By DENISE GRANT
A dispute between Findlay Municipal Court and City Auditor Jim Staschiak over city credit cards ended Tuesday, with the courts returning the cards, along with a letter calling the issue a distraction from “other important matters.”
According to the letter, dated March 19 and signed by Municipal Judges Alan Hackenberg and Mark Miller, the courts now have their own credit cards and will govern their use under their own policy.
“Please be advised these credit cards (the city’s cards) were properly safeguarded by the clerk of courts as required by the court’s policy and were only utilized by court employees when properly signed out for purposes approved by the court,” the judges said. The letter was presented at Tuesday night’s City Council meeting.
Staschiak has been asking the courts to return the city’s credit cards since Jan. 28, the date when council passed legislation about use of the cards.
A new state law required government entities to adopt legislation establishing which employees may use a credit card, the allowable use of the cards, management of accounts and receipts, procedures for issuance, cancellation, loss or theft, the card limits and a statement on misuse.
The new rules require government agencies to appoint a compliance officer to audit use of credit cards not held by the auditor. Findlay Council decided against assuming that responsibility, opting instead to collect the credit cards after each use.
The new state law took effect Nov. 2 and gave local governments 90 days to establish their own policies.
On Jan. 18, two weeks prior to council adopting the legislation, Findlay Municipal Court Administrator David Beach signed out the eight city credit cards assigned to court employees, including his own, from the auditor’s office. The court instituted its own policy on that date.
In the letter, Hackenberg and Miller said that in the future, attendance at training and related expenses, where a court credit card is used, will be paid for from the court’s special project fund.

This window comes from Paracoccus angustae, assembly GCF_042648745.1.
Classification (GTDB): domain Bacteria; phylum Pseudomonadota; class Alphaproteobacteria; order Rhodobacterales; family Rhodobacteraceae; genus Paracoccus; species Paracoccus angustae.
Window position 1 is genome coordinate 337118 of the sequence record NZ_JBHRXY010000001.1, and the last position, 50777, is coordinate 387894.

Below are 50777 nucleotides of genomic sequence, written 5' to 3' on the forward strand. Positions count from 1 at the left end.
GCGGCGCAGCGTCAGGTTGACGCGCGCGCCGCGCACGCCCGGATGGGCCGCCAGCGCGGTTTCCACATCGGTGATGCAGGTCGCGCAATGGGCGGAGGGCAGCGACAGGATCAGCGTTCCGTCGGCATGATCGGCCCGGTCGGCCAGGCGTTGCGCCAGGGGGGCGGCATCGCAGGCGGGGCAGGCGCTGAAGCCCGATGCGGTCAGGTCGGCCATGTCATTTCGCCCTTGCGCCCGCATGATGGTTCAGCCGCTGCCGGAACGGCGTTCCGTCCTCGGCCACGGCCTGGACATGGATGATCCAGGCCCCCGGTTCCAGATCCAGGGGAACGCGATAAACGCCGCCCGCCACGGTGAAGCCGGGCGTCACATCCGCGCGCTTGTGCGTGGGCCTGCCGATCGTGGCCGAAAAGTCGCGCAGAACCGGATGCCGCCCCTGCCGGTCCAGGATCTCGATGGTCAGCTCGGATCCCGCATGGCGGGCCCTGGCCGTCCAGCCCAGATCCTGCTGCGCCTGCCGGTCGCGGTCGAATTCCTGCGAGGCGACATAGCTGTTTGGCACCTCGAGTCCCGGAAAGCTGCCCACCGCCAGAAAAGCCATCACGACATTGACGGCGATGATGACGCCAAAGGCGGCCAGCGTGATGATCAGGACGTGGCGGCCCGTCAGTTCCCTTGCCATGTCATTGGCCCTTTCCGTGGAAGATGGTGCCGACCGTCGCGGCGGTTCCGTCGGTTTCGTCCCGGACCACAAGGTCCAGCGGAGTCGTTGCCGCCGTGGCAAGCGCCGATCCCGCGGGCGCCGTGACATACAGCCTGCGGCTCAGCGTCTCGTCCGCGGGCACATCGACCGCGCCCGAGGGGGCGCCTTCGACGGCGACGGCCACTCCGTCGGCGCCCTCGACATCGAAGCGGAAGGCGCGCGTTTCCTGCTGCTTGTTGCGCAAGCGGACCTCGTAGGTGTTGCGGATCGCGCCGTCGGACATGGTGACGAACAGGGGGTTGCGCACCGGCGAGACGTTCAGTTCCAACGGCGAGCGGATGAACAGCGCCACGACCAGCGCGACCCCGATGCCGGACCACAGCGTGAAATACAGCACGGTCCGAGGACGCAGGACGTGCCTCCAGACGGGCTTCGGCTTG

“This should further alleviate any concerns regarding credit card review because expenditures from this fund are totally discretionary, with the court. We will continue, as we always have, to submit purchase orders and other documentation to the auditor’s office,” the judges said.
Transaction details and supporting documentation from the city’s credit cards that were turned in by the court were submitted by Staschiak to council for review. According to Staschiak, state law requires the credit cards to either be held in his office, or the legislative authority, in this case City Council, should review the transactions and the presiding officer attest to their proper use.
Council voted 10-0 Tuesday to authorize council President Ron Monday to sign a letter confirming review of the charges.
City Law Director Don Rasmussen called the vote unnecessary, but said it was the easiest way to settle the matter “without an argument.”
The judges’ letter said “a significant amount of time and effort has been spent on this issue. As elected officials, we are always cognizant of the need to protect public funds. But, let us please also be mindful that the court’s average credit card usage is a minuscule part of the court’s overall budget. For example, the credit card usage over the past several years has been less than $9,000 per year.”